What are artificial seeds

Artificially produced sperm cells : Sperm from the test tube

It sounds as logical as it is trivial: a man who does not produce sperm for genetic reasons cannot father children. Biologists are now questioning the inevitability of this fate. Apparently, scientists working with Renée Reijo Pera from Stanford, California and Montana State University have succeeded for the first time in obtaining sperm precursors from the stem cells of hereditary sterile men. You report on it in the specialist magazine "Cell Reports". The technology has great potential for treating patients who are unable to produce sperm, whether for hereditary reasons or after aggressive cancer chemotherapy, Pera says. "Perhaps it will even be possible to transplant germ cells grown from stem cells directly into the testes of men who have problems with sperm production."

So far it has not been possible to grow sperm in the Petri dish

Pera's team first created stem cells from the skin cells of infertile men, which are known as induced pluripotent stem cells (ipS cells). The cells have the same genetic make-up as the patient and are therefore not rejected by the immune system during a transplant. Theoretically, all human cell types can be produced with it - including sperm and egg cells.

So far, attempts to trace the development of sperm in the Petri dish have not been very successful. Pera therefore injected the stem cells into testicular tubules obtained from mice. In both humans and mice, the maturation of the sperm takes place in these tubules under hormonal control. In fact, the sterile male's stem cells grew in the mouse testis, and they at least developed into intact sperm progenitor cells.

Are men becoming superfluous?

It is true that the tubules of the mouse testes have not yet been able to initiate the final stages of maturation so that the progenitor cells can eventually develop fertile sperm. With the help of this technique, however, the researchers can study how they have to treat stem cells in order to be able to reproduce the complete human sperm production in the Petri dish.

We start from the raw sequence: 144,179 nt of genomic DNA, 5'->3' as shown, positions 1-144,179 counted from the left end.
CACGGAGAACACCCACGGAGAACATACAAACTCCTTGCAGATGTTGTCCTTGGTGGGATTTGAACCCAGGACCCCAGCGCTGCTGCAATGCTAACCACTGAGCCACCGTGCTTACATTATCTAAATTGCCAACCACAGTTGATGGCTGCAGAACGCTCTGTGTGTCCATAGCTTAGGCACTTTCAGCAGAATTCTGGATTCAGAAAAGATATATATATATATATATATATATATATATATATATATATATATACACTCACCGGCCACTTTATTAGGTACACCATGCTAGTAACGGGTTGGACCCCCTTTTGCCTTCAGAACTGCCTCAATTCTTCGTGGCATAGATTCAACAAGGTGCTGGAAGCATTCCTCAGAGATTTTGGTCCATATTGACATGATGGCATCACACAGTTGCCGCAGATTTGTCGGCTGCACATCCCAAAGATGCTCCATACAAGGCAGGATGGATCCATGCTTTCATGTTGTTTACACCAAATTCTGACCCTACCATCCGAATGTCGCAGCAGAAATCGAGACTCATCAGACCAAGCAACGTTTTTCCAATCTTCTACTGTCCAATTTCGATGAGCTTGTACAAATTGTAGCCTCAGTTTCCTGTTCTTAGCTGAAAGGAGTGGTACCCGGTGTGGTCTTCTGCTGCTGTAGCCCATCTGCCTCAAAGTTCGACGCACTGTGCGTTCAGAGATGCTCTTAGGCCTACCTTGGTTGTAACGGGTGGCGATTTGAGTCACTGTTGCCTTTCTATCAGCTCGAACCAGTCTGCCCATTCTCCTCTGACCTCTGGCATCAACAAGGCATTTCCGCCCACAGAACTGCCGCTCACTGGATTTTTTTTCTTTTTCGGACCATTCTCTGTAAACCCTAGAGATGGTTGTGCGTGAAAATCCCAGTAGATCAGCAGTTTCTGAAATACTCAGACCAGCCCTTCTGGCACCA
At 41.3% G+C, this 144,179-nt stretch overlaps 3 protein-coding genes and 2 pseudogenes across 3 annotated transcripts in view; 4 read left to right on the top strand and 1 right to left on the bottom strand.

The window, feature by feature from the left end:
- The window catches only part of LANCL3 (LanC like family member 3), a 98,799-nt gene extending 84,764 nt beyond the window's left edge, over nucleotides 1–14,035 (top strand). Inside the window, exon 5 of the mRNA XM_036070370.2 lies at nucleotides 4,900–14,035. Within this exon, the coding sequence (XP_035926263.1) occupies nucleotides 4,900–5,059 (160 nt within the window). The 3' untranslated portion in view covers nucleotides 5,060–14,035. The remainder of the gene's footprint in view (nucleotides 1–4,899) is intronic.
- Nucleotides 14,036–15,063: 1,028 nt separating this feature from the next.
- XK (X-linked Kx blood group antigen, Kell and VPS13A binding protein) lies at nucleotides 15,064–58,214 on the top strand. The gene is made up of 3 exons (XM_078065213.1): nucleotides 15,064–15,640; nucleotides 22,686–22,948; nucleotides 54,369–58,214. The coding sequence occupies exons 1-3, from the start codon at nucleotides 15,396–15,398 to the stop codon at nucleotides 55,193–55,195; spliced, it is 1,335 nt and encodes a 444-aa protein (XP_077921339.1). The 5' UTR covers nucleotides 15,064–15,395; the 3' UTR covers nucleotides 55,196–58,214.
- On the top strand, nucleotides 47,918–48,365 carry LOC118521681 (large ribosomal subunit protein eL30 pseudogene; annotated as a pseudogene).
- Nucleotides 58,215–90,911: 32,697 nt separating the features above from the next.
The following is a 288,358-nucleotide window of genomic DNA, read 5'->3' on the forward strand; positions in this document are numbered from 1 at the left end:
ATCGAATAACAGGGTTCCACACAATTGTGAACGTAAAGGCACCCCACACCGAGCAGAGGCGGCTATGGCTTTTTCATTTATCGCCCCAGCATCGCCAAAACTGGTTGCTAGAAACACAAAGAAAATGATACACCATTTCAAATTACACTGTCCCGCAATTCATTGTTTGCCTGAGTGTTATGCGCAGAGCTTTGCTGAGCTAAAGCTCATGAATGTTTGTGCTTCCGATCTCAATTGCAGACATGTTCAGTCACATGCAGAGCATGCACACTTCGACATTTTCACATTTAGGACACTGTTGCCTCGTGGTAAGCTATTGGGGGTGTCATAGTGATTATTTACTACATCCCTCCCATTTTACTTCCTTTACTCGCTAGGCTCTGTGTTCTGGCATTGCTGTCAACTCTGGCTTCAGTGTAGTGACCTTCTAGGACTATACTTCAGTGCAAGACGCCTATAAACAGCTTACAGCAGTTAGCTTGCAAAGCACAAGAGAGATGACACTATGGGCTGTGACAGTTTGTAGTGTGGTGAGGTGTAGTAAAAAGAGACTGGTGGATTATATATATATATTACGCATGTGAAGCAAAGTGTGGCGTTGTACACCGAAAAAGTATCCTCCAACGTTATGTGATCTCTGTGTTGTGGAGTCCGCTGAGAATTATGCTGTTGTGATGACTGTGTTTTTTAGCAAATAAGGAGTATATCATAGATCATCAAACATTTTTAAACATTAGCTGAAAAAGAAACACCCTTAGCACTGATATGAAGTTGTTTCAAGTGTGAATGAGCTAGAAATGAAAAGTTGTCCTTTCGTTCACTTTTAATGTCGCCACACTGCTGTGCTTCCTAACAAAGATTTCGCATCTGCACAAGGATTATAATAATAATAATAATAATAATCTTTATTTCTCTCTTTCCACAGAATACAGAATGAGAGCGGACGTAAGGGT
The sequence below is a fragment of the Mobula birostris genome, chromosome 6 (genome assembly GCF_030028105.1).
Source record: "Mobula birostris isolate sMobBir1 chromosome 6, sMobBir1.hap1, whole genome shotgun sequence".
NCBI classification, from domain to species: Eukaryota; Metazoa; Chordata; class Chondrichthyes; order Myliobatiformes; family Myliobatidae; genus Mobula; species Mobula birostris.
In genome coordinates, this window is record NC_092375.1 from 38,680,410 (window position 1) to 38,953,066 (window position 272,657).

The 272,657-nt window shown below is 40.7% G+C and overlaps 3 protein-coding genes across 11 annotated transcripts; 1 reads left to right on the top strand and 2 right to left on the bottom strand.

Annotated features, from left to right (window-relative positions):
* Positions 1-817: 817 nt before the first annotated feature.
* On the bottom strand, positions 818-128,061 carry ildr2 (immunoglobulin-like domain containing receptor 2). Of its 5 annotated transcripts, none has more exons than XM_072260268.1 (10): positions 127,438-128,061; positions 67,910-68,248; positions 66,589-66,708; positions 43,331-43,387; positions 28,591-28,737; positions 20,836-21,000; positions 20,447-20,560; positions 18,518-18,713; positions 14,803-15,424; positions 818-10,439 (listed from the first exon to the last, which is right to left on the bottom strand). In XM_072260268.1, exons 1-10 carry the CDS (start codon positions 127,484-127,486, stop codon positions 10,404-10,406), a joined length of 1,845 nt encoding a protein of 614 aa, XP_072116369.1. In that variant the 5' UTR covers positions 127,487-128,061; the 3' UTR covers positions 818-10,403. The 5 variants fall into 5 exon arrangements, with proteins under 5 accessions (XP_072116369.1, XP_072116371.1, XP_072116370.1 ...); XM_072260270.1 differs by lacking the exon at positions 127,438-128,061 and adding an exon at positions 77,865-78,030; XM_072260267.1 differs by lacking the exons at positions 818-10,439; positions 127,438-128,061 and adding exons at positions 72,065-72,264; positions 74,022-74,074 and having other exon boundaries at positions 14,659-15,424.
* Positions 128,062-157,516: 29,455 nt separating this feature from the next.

For this complete sperm production, among other things, substances are necessary that are provided by the male Y chromosome. "The development of sperm depends on genes on the Y chromosome, and only men have that," says George Daley, stem cell researcher at Harvard University. But it cannot be ruled out that ways will be found in the future to circumvent or replace the influence of the Y chromosome. This would make it possible to develop sperm in the Petri dish based on stem cells from women.

Only female offspring would result from such sperm, because stem cells from women do not contain the Y chromosome, which is crucial for male development. But if one day it is possible to breed both egg cells and sperm from female stem cells, then men will at least be superfluous for test-tube fertilization.

Ethically controversial way

At this point it becomes clear how far-reaching human interventions in biology could be. Be it - as in the example mentioned - the cultivation of germ cells in the Petri dish or the mixing of human and animal stem cells, the creation of human-animal chimeras for research or as an organ donor - it is an ethically controversial way that stem cell research and its experiments opened. George Daley recognized that too. The former president of the International Stem Cell Research Society ISSCR is now chairman of a “task force” that wants to “develop guidelines for responsible stem cell research and clinical implementation”.

This also applies to the question of what the egg or sperm cells produced artificially from stem cells are used for. "In order to understand the mechanisms of infertility, develop new contraceptives or improve reproductive medicine, it is necessary to research germ cell biology," says Daley. "Whether such germ cells from stem cell research are ever safe and effective enough to dare to use them for artificial insemination remains to be seen."

When the first genetic engineering methods emerged in the 1970s, researchers met in Asilomar, California, and drafted rules for the safe use of the new technology. A comparable self-reflection and commitment is still missing for stem cell research - although it becomes more urgent with every success story.

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